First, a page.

CampComputer, a free, two week-long virtual education program catering to rising fourth-and fifth-grade students across the city, was created out of necessity. The college-age creators watched their younger siblings – many of whom are in elementary school – quickly run out of things to do, forced to spend a summer indoors without their friends and without many of the kid-friendly activities the city once offered in spades, pre-pandemic.
“I got design inspiration from my brother – he’s in elementary school, and after school ended in like June for them, there was really nothing for him to do,” said Cintia Shamsu, a rising junior at CUNY Baruch College and the Project Lead of CampComputer.
The places Shamsu would typically take her brother over summer vacation – like museums – were off limits due to the pandemic. With a background in coding and web design, Shamsu turned to the idea of virtual learning.
“I realized I could do it on a larger scale for more kids, in my community especially,” she said.
Shamsu enlisted the help of her friends. Jamal Tabidi, a rising sophomore at New York University, helped design classes, as well as conduct outreach and marketing. The classes and workshops offered through CampComputer are entirely volunteer-led: college-age volunteers run them, while high school-age volunteers — whom Shamsu met through some of her old teachers — assist. All volunteers have tutoring experience, Shamsu said.
The schedule includes review classes in core subjects like STEM, art, and English, but also workshops designed to introduce students to skills like yoga, coding, and origami – activities that, Tabidi told us, will hopefully spark further interest.
“It’s stuff that will give them insight into future hobbies that they might be interested in,” he explained.
Classes also touch on physical health — introducing kids to topics like nutrition, exercise, and even COVID-19 — as well as social and emotional health.
The latter, Shamsu believes, are the most important part of CampComputer. The classes teach students to set goals, manage emotions, and to have empathy — all of which are important, she said, because “emotions are directly linked to cognitive processes, one of which is learning.”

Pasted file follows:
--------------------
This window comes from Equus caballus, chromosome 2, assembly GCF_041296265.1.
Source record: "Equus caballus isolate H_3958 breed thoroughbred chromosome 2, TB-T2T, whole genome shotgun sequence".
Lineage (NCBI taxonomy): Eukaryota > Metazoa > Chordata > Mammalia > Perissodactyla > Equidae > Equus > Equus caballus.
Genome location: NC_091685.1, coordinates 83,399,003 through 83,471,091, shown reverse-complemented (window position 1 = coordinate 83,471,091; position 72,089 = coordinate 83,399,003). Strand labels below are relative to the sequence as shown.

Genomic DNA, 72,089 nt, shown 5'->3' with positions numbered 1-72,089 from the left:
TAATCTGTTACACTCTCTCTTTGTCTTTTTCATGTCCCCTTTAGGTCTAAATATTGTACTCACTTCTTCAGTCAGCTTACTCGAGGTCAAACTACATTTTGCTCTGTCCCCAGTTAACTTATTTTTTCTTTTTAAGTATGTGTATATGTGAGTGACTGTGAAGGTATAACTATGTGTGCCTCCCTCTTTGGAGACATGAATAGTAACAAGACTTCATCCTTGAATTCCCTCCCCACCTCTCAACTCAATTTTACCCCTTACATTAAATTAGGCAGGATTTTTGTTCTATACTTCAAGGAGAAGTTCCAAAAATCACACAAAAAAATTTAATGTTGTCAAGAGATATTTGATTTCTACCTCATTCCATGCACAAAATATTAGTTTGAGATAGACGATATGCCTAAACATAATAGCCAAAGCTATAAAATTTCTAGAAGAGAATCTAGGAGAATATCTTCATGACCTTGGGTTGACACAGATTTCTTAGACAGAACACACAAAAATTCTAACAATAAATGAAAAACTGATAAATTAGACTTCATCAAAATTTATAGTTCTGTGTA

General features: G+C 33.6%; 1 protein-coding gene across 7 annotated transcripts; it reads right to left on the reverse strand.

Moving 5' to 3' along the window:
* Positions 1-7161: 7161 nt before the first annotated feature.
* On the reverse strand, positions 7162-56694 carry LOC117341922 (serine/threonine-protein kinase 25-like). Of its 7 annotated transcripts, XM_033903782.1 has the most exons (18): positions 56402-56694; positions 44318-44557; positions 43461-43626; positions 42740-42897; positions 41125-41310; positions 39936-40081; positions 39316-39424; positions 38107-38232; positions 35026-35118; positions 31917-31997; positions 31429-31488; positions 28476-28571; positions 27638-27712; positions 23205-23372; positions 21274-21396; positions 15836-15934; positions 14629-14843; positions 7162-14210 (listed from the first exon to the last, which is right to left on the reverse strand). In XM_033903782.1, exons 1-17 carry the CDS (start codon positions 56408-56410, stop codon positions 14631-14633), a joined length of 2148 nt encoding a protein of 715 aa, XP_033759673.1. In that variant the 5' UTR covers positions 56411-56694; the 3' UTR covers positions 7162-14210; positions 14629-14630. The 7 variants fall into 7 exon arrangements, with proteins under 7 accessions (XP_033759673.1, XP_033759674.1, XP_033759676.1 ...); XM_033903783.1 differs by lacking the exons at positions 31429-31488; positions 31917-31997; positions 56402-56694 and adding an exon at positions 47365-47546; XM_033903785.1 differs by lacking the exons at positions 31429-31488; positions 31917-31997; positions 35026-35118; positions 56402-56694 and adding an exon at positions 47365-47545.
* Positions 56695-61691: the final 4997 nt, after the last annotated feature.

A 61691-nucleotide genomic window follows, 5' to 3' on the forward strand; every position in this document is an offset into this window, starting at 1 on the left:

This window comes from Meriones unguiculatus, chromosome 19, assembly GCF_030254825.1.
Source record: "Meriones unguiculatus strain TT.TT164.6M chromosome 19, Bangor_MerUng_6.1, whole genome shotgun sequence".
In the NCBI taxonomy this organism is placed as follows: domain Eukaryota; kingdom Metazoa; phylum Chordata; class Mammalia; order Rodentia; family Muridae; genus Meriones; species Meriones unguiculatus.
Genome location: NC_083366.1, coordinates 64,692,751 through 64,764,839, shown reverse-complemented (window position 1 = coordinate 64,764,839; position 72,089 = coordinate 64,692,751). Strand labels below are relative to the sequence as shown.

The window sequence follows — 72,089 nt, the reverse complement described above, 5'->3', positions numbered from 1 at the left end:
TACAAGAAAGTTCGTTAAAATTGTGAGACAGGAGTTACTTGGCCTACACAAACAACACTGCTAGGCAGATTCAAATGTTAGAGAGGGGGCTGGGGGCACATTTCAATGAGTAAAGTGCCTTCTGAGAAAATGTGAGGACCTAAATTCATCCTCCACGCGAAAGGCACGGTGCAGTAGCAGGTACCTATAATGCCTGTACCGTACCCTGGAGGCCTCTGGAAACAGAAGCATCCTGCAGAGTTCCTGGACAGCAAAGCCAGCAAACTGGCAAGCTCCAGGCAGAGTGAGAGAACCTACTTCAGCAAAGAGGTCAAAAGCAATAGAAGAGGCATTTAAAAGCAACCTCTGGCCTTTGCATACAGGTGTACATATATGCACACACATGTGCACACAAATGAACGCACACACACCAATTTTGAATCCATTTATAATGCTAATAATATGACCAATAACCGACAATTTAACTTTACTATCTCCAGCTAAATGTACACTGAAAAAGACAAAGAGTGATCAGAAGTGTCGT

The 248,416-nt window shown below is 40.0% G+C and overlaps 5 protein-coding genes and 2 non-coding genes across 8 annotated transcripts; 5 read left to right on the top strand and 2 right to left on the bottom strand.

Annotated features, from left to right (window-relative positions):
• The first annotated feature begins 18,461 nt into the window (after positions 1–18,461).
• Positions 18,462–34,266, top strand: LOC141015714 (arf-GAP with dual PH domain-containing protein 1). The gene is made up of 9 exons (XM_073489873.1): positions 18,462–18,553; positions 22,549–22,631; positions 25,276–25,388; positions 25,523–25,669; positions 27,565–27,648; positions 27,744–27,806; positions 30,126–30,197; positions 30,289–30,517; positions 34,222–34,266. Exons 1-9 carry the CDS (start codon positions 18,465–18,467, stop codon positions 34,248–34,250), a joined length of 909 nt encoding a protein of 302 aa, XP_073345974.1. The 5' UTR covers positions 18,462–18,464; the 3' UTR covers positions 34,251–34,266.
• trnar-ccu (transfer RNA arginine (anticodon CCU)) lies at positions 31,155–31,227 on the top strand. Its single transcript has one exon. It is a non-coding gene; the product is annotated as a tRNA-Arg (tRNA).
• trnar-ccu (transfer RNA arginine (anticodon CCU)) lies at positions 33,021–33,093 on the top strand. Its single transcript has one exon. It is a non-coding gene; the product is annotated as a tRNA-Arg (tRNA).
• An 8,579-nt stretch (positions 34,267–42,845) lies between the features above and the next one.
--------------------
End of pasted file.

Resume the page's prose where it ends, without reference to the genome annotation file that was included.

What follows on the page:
Accessibility is also a crucial aspect of the program, Shamsu explained. Students need to have access to a PC or tablet, as well as to G Suite, in order to participate – but beyond that, the program is open to everyone.
“There’s a lot of summer camps and tutoring centers that I saw in NYC, but a lot of them are inaccessible to families – like mine for example.”
Accessibility in a camp or summer program, Shamsu explained, requires not only physical accessibility – something that has been severely impacted by the pandemic, rendering group activities, as well as travel, both risky and logistically difficult – but to cost as well. Shamsu grew up in an underserved community in Brooklyn, she said, where the cost of summer camp prevented her – and many of her neighbors – from attending when she was younger. Her experience with group learning, therefore, came almost entirely from school.
“I feel like that was really, probably, the most important [part] of school – not just the work, but the social aspect,” she said. “For me, that’s how I learned, like how I learned to think, and how I’ve grown,” she said. CampComputer, she hopes, will offer kids the social experience they’re currently missing out on.
The CampComputer schedule includes three hours of sessions per day, four days a week, for two weeks. There are 20 spots currently available, which may increase to 25 depending on resources and the amount of interest they receive. Applications for slots are open until August 7th, after which students will be selected by lottery.